Over the years that we have lived in Broome we have often driven the road north to our closest town to go birding and although it is not that far away at just over 225kms/140 miles the birding can be quite different on the way and in Derby. It can be quite different whether you go birding in the dry months of the year or during our tropical summer, but there is always something to see! We always visit the Poo Ponds when we go to town and also check the airport for any bird activity. One other place that you really must go and spend some time as a birdwatcher is the Derby Wharf. It is a very reliable place for White-breasted Woodswallows that roost on the power lines and you can also sit in the shade near the mangrove trees and watch out for specialty birds like the White-breasted Whistler, Broad-billed Flycatcher and Yellow White-eyes. The tidal range in Derby is very big, so it pays to check the tide before heading off to the wharf to go birding, but I would say that you can see a lot of species at any stage of the tide. The header photo is of the tide partly in and the photo below is the tide partly out!

View looking north at Derby wharf

If you are looking north as in the above photo we would recommend looking for the Great-billed Heron. They can be seen with a telescope feeding when the tide is out if you are lucky! They are an unmistakable large grey bird and we have on one occasion made the effort to sit and wait for the tide and watch and eventually observe one! Meanwhile just below the wharf on the mud there are many other species to observe including the White-faced Herons and Striated Herons.

White-faced Heron on the mud

Striated Heron on the mud

If you are visiting the Derby Wharf when the migratory shorebirds have returned to Australia then you will most likely observe Eastern Curlew, Whimbrel, Grey Plover, Greater Sand Plovers, and Common Sandpipers.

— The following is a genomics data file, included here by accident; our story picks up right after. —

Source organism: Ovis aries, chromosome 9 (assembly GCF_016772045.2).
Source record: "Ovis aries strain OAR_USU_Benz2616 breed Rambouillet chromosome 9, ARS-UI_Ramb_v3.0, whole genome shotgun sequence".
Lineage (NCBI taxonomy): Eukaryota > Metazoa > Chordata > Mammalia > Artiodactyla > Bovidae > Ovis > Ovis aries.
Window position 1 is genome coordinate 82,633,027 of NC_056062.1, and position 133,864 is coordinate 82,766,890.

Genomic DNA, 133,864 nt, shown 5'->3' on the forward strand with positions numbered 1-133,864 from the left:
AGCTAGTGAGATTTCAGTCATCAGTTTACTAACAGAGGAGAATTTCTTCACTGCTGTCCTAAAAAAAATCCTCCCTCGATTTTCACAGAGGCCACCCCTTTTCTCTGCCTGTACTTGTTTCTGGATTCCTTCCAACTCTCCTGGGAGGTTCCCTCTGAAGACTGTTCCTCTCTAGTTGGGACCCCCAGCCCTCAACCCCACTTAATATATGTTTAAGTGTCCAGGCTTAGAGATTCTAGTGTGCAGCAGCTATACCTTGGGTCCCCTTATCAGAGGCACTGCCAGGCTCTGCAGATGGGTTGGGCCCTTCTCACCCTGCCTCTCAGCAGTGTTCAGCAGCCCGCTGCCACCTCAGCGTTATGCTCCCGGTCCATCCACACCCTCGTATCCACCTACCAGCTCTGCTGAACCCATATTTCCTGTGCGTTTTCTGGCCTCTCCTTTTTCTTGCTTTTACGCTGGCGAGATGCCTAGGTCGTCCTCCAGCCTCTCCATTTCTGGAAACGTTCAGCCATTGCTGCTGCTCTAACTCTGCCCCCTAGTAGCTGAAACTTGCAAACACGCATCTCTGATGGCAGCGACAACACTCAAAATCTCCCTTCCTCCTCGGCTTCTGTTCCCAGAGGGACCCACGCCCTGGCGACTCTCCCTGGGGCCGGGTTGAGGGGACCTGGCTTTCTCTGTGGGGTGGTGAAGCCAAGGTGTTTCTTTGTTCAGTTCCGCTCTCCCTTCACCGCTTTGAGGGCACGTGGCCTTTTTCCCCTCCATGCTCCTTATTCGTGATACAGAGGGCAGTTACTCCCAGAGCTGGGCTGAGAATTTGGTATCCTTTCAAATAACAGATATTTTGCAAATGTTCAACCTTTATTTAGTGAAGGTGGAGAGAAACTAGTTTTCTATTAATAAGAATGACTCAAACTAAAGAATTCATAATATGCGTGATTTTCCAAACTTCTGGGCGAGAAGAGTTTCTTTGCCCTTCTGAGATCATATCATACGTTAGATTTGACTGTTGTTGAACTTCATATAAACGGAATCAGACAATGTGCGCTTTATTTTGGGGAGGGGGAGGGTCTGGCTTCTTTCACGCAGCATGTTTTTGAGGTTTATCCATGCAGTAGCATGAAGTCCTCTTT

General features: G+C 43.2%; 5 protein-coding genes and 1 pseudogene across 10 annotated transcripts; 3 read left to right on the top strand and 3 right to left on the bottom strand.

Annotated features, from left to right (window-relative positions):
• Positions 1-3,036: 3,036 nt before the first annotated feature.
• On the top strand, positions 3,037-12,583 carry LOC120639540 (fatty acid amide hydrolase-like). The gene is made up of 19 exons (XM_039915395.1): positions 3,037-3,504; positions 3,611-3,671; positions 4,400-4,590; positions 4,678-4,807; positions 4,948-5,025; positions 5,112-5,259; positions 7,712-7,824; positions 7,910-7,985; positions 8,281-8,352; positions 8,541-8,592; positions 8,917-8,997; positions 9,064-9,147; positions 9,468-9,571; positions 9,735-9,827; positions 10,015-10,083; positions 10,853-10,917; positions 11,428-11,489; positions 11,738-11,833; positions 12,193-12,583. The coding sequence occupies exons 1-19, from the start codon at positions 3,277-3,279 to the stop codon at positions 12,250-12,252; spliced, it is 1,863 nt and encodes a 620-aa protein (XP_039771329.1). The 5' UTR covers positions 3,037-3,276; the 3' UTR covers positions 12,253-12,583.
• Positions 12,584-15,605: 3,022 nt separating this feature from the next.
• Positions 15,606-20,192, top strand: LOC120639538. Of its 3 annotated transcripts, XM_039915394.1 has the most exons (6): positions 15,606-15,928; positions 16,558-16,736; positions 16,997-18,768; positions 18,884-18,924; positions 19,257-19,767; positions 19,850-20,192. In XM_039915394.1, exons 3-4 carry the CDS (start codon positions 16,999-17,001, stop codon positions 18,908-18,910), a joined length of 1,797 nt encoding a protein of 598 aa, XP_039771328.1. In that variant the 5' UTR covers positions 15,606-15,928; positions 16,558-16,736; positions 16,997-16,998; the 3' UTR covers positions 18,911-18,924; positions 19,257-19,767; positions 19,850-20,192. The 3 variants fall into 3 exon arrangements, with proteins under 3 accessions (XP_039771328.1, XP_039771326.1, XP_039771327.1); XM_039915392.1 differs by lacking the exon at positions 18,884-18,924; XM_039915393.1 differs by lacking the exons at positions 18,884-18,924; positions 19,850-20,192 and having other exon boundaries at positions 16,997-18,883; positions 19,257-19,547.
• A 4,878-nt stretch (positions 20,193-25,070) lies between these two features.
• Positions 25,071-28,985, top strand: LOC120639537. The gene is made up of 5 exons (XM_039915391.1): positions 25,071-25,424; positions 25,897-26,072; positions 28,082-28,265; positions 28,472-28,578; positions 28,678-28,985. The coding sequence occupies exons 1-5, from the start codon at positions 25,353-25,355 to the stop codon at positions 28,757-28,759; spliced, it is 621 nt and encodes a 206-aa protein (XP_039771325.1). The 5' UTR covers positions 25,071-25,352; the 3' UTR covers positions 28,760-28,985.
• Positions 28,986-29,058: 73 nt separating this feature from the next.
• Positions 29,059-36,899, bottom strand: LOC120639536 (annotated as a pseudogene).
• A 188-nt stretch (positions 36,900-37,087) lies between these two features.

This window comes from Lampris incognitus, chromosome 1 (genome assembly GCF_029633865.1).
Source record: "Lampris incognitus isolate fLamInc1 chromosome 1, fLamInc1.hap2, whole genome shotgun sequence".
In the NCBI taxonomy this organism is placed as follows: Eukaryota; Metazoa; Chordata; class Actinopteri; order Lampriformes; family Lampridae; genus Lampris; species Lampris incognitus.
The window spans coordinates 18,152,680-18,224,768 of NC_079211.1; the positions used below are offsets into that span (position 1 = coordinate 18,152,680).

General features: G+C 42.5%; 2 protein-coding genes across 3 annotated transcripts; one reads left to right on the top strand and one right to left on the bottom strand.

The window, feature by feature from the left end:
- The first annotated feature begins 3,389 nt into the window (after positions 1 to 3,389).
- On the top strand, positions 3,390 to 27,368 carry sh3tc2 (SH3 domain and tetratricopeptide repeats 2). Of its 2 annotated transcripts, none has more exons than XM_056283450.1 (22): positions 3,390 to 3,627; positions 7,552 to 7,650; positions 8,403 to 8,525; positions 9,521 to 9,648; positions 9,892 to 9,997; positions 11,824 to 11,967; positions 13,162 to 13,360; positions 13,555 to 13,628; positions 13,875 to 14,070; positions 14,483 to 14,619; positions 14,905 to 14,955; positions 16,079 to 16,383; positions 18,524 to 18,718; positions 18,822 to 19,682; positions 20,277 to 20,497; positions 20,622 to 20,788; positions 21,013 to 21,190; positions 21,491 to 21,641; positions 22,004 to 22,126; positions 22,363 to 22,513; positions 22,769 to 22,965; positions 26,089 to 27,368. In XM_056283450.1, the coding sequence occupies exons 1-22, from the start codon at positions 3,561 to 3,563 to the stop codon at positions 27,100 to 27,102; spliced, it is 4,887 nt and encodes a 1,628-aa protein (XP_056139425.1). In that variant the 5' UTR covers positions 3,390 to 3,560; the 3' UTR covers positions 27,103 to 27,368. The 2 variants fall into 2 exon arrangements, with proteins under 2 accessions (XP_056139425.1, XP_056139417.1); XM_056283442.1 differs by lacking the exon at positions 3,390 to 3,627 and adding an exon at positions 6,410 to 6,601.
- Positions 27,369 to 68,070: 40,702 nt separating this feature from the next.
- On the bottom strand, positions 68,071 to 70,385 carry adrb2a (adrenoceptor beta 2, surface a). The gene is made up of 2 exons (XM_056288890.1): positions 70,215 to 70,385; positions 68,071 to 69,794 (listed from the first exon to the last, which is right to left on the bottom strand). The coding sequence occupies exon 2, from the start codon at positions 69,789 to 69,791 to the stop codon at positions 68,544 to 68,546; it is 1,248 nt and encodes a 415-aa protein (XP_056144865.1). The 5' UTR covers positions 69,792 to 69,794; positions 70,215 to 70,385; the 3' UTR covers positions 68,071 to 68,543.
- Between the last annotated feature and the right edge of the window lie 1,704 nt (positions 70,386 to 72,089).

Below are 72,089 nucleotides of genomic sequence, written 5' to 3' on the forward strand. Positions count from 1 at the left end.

Far Eastern Curlew in the mangroves

Grey Plover on the mud

Sacred Kingfishers are usually seen at the Derby Wharf and are often perched on the debris in the mud or under overhanging mangrove trees. Often the first glimpse you get of them is a splash as they catch a small fish from the trickle of water that comes out of the mangroves as the tide goes out.

Sacred Kingfisher and Common Sandpiper in the mangroves

There is a water tap for drinking and we always make a point of making sure there is a small amount available for the birds. It is often visited by Zebra Finch, Peaceful Doves and Crested Pigeons.

Crested Pigeon at the drinking water tap

Close to the public toilets there is a cafe and it has been home to a pair of Tawny Frogmouths for some time, so it is worth checking under the veranda if you are in the area!

Tawny Frogmouths under the veranda

If you happen to be driving north from Broome it is worth your while dropping in at Derby to see the wide variety of birds there and who knows, you may get to see a Great-billed Heron at the wharf! It is a shame the Great-billed Herons don’t come as far down the coast as Broome!

Written by Clare M
Clare and her husband, Grant, have lived permanently in Broome, Western Australia since 1999 after living in various outback locations around Western Australia and Darwin. She has lived in the Middle East and the United States and traveled extensively in Europe. She monitors Pied Oystercatchers breeding along a 23km stretch of Broome's coastline by bicycle and on foot. She chooses not to participate in social media, but rather wander off into the bush for peace and tranquility. Thankfully she can write posts in advance and get away from technology!